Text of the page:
Literacies emerge in these essays as key components in a skillset that facilitates agency. Nearly all of our contributors respond, whether overtly or implicitly, to Marc Prensky’s 2001 description of the “digital native,” the argument that a radical shift in technology has likewise produced a radical schism between digital native students and digital immigrant instructors, two groups whose divergent fluencies in the digital are close to irreconcilable [Prensky 2001]. Although much scholarly energy has been spent complicating and debunking Prensky’s assertions, researchers in DH pedagogy still position themselves in relation or opposition to his ideas, indicating that the work of theorizing the undergraduate in DH is also one of refining our understandings of their relationship to the digital. Similarly, many of the articles in this issue turn their attention towards the way that undergraduate participation in DH relates to traditional humanistic education. Specifically, literacies emerge as a core educational concept in digital and cultural education alike (Kara Kennedy), with literacy in Renaissance Drama (Janelle Jenstad et al.; Laura Estill) and e-lit (Alexandra Saum-Pascual) provided as particular examples.
Literacies, however, frequently prove to be contingent upon the circumstances and infrastructure of DH pedagogy, and among these factors questions of scale — time scale, classroom size, size of student contribution, or institutional reach — dominate. As a result of the restricted time frame of the semester-long course and the often introductory knowledge that students must gain about discipline or method, much of what this issue discusses is necessarily on a smaller scale than the promises of major DH research projects. Further, the articles at hand tend to be concerned with streams within curricula, scaffolding of single courses, and assignments (James O’Sullivan et al., Adriana Álvarez Sánchez et al., Brandon Locke, Kara Kennedy, Shannon E. Kelley, Laura Estill). This further restriction may indicate that DH programs are still in their infancy insofar as institutional purchase — that instructors and program developers are starting small with a view to building to minors, majors, and programs — or it may indicate that a smaller scale has produced particularly generative environments for DH learning. In addition, many contributors think about scale in terms of the coordination of digital spaces and communities across aspects of large institutions (Danica Savonick and Lisa Tagliaferri; Alexander Christie, Aaron Mauro et al.), or the development of robust resources that can be deployed in individual classroom settings (Jenstad et al). In terms of infrastructural scale, then, DH pedagogy seems to be at a crossroads: the infrastructure that supports the individual classroom appears to be expanding, while the challenges of the boutique-sized classroom persist.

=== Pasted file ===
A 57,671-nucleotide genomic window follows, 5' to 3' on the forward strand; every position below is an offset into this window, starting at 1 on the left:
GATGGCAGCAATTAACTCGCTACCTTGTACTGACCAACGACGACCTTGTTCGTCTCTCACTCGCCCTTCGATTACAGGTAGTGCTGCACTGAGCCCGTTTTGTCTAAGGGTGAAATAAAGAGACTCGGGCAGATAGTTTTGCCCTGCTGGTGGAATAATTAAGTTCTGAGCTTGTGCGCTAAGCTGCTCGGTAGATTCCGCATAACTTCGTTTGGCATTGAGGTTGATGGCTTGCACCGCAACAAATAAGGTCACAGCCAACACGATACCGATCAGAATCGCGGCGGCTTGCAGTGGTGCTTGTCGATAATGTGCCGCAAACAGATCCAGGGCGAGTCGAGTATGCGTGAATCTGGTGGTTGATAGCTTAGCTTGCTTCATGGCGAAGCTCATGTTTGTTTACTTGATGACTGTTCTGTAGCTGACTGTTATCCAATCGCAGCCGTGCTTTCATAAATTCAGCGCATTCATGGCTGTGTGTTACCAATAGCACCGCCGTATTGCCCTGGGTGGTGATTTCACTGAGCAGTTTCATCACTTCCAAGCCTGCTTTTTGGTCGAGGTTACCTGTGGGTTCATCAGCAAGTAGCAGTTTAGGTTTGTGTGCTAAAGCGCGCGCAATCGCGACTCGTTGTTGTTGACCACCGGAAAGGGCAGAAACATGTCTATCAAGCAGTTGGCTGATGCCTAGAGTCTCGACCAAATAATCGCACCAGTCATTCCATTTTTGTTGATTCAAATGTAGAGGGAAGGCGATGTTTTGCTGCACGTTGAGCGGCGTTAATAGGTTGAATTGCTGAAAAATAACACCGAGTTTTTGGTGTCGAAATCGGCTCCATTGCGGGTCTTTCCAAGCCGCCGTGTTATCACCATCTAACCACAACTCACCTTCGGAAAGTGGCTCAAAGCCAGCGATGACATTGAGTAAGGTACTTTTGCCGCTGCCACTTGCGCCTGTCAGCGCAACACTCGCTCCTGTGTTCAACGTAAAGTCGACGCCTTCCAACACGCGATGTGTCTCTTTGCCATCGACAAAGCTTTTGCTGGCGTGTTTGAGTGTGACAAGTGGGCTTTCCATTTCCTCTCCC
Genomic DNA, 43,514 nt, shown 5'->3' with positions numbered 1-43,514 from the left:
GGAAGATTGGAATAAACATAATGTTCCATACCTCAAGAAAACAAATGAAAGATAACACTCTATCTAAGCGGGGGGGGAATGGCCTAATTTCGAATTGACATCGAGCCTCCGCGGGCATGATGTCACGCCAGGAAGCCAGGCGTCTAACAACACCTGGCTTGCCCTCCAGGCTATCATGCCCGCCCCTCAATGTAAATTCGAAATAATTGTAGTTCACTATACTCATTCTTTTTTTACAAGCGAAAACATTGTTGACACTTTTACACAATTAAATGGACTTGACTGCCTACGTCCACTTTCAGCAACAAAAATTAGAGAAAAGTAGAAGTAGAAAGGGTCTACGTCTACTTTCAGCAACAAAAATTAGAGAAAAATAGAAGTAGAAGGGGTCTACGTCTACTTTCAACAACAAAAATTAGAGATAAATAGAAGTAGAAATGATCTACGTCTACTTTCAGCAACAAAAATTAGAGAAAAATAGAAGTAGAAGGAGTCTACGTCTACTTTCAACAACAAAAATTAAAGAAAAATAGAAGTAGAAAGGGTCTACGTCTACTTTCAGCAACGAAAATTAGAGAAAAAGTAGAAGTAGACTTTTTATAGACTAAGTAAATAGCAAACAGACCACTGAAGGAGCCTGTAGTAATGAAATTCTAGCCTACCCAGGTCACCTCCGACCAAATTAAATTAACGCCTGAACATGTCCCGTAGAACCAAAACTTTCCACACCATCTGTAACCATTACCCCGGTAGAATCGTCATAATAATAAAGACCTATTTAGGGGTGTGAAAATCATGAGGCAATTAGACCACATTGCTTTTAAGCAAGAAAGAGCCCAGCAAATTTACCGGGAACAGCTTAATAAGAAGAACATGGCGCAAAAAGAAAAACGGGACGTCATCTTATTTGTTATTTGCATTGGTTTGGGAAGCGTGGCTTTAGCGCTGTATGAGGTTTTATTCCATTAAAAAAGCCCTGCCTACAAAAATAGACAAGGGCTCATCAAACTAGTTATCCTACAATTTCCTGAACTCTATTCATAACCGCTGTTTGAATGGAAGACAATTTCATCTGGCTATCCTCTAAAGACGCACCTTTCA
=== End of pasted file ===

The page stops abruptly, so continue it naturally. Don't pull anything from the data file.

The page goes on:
The boutique scale of student work in addition to programming context may evince a further impulse in DH undergraduate pedagogy to seek a bite-sized approach to the field, a small-scale impulse that contrasts with the big-data promises that have come to dominate many flavours of DH. Undergraduate students’ output as described in these articles, even when in written scholarly forms, tends to be at the scale of the encyclopedia article or the blog post. Indeed, the small scale of undergraduate student contribution indicates to us a genre of response to Hirsch, Freire, and Bishop: the role of the undergraduate is moving away from one of menial labour on large-scale projects and towards producing work that mirrors or overlaps with a form of “professional scholarship,” as many of our contributors put it. The small-scale written genre may represent a midpoint in this movement, and as Melanie Kill notes, the different entry points into such activity, like those available to students collectively authoring knowledge on Wikipedia, are conducive to student engagement and participation [Kill 2012, 397–8]. The boutique-sized output requires research, often entails an original scholarly contribution, but it does not demand the same level of robust argumentation as other forms and remains true to the small-scale contexts that have proven generative for undergraduate pedagogy.